On respect for beliefs

8109364875_97ce204a2a

People sometimes say that we should respect the beliefs of others. If you consider respect to be synonymous with “politeness” or “common decency” or “refraining from abusing others”, sure, I’ll sign on. Here’s my beef, though: I don’t actually think “respect” is synonymous with those things.

My friend the Interweebz tells me that respect is:

re·spect

rəˈspekt/
noun
  1. a feeling of deep admiration for someone or something elicited by their abilities, qualities, or achievements.
    “the director had a lot of respect for Douglas as an actor”
    synonyms: esteem, regard, high opinion, admiration, reverence, deference,honor

    “the respect due to a great artist”

Look closely at some of those synonyms: ESTEEM, ADMIRATION, REVERENCE, DEFERENCE

  • People should esteem other peoples’ beliefs
  • People should admire the beliefs of others
  • People should revere the beliefs of others
  • People should defer to others’ beliefs.

Are those sentences as comfortable and easy to co-sign? For me, no.

In other words, why do I have to respect (esteem, admire, revere, defer to) your beliefs? No one has ever been able to give me a satisfying reason for this bit of folk wisdom. People in the past have said to me that refusing to respect the beliefs of others is bigoted, but I don’t think it is. I think we can support diversity, leave discrimination behind and behave politely and fairly to each other without even once referencing your beliefs or mine. In other words, I can respect your personhood and humanity without having to “respect your beliefs”.

In my experience (yours may be different) people start talking about their beliefs being “respected” when they do not want anyone to challenge or contradict their beliefs. If that’s the case, I think it’s more honest to say “I don’t want to discuss my beliefs with you, as it’s clear we disagree”.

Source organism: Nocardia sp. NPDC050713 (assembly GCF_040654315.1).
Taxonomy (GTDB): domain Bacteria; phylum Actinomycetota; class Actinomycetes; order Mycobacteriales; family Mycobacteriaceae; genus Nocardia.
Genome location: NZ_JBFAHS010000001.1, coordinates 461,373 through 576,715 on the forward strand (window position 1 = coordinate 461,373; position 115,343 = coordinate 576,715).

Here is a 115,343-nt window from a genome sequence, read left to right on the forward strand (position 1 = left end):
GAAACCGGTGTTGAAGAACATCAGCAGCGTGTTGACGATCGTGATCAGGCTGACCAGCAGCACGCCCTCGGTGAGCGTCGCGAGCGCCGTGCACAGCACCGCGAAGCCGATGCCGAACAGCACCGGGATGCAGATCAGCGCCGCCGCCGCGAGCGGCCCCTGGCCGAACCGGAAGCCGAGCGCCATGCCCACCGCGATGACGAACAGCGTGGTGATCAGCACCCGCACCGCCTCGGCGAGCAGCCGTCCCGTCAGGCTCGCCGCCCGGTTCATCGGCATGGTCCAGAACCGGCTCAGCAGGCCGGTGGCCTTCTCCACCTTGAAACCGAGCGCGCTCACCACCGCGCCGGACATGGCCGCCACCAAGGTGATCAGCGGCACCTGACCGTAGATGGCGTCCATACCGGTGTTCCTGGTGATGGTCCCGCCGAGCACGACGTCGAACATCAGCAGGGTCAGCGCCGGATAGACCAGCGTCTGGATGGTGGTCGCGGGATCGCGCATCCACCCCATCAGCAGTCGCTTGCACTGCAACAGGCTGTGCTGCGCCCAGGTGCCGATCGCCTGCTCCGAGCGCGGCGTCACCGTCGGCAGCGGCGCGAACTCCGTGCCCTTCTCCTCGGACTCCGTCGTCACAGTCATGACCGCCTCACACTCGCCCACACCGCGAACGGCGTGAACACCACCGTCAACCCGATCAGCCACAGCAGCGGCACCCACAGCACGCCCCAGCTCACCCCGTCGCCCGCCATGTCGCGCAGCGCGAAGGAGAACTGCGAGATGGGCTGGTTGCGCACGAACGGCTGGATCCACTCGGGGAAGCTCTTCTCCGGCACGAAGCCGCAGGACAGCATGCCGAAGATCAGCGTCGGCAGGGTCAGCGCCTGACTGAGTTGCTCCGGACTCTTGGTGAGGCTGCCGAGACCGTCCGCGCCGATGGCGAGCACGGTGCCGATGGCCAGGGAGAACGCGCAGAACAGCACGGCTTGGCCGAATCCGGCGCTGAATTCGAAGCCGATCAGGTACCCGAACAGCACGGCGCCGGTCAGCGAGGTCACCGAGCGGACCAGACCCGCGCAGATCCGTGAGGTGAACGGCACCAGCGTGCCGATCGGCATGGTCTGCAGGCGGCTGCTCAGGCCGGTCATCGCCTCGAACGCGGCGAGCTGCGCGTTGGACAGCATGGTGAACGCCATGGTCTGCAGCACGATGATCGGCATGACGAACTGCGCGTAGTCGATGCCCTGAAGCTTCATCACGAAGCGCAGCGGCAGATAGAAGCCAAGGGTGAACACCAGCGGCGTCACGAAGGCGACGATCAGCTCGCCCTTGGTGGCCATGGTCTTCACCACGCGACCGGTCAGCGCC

5 thoughts on “On respect for beliefs

  1. Funky…

    How about this common usage of the word?

    He did not respect her privacy.

    No one asked him to admire, esteem or revere her privacy. What is implied is that he invaded her privacy. What he did not respect was her right to privacy.

    When people say “Respect the beliefs of others” they are not suggesting that anyone should revere those beliefs, hold them in high regard. What is being revered is not the belief, but the right of people to have them. Respecting other people’s beliefs and opinions is asking that one person should not try to stuff their beliefs down the throat of another.

    One way to show such respect for that right is, as you noted, to simply say “I don’t want to discuss my beliefs with you, as it’s clear we disagree.” Or, more simply, “Let’s just agree that we disagree.”

    Now, all that said, I may not agree with your opinion, but I certainly respect it.

    Liked by 1 person

  2. Oh, man. I *hate* it when you make good points, Patrick, then I have to adjust my views. Darn you! 🙂

    Yes, in the sense you outline, it’s legit to “respect others’ beliefs” . . . though perhaps respect for people is already covered by the notion of “common decency” and “refraining from abusing people”. Whaddya think?

    Like

Leave a Reply

Fill in your details below or click an icon to log in:

WordPress.com Logo

You are commenting using your WordPress.com account. Log Out / Change )

Twitter picture

You are commenting using your Twitter account. Log Out / Change )

Facebook photo

You are commenting using your Facebook account. Log Out / Change )

Google+ photo

You are commenting using your Google+ account. Log Out / Change )

Connecting to %s